“Yet what shall I say now I am entered? Shall I tire you with a description of this unfruitful country; where I must lead you over their hills all brown with heath, or their valleys scarcely able to feed a rabbit? Man alone seems to be the only creature who has arrived to the natural size in this poor soil. Every part of the country presents the same dismal landscape. No grove, nor brook, lend their music to cheer the stranger, or make the inhabitants forget their poverty. Yet with all these disadvantages to call him down to humility, a Scotchman is one of the proudest things alive. The poor have pride ever ready to relieve them. If mankind should happen to despise them, they are masters of their own admiration, and that they can plentifully bestow upon themselves.
“From their pride and poverty, as I take it, results one advantage this country enjoys — namely, the gentlemen here are much better bred than among us. No such character here as our fox-hunters; and they have expressed great surprise when I informed them that some men in Ireland of one thousand pounds a year spend their whole lives in running after a hare, and drinking to be drunk. Truly if such a being, equipped in his hunting dress, came among a circle of Scotch gentry, they would behold him with the same astonishment that a countryman does King George on horseback.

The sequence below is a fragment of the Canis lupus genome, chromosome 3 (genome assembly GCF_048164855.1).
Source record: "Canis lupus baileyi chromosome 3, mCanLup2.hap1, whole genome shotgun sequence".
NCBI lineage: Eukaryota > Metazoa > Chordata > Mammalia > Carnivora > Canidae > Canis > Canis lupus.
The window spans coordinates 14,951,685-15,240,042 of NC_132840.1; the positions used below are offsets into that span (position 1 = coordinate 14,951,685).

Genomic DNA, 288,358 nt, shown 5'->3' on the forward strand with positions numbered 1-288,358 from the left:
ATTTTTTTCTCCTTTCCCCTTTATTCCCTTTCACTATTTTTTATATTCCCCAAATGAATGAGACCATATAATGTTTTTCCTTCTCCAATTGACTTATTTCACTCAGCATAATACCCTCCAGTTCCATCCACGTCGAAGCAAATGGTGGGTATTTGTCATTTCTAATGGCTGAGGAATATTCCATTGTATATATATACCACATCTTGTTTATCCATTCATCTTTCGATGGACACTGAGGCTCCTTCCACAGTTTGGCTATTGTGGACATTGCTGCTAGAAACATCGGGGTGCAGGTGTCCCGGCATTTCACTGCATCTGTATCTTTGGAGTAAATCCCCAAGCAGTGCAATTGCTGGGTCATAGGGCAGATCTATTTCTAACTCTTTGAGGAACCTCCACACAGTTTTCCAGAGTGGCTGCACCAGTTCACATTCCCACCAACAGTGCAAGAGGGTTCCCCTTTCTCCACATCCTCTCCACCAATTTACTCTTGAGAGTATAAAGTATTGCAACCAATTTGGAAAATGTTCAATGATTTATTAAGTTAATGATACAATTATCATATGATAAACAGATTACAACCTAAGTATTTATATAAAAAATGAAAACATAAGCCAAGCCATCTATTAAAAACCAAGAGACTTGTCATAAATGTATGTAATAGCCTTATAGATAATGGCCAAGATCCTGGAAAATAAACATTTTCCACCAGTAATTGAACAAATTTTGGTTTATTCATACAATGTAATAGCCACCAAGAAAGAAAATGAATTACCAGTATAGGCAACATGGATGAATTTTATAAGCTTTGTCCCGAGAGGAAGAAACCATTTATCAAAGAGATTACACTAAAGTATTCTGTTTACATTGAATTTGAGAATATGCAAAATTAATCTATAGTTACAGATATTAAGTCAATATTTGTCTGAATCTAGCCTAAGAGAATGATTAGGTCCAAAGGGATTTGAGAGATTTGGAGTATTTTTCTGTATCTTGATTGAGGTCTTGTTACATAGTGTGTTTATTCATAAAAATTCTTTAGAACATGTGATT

“The men here have generally high cheek bones, and are lean and swarthy, fond of action, dancing in particular. Now that I have mentioned dancing, let me say something of their balls, which are very frequent here. When a stranger enters the dancing-hall, he sees one end of the room taken up by the ladies, who sit dismally in a group by themselves; in the other end stand their pensive partners that are to be; but no more intercourse between the sexes than there is between two countries at war. The ladies indeed may ogle, and the gentlemen sigh; but an embargo is laid on any closer commerce. At length, to interrupt hostilities, the lady directress, or intendant, or what you will, pitches upon a lady and gentleman to walk a minuet; which they perform with a formality that approaches to despondence. After five or six couple have thus walked the gantlet, all stand up to country dances; each gentleman furnished with a partner from the aforesaid lady directress; so they dance much, say nothing, and thus concludes our assembly. I told a Scotch gentleman that such profound silence resembled the ancient procession of the Roman matrons in honor of Ceres; and the Scotch gentleman told me (and, faith, I believe he was right) that I was a very great pedant for my pains.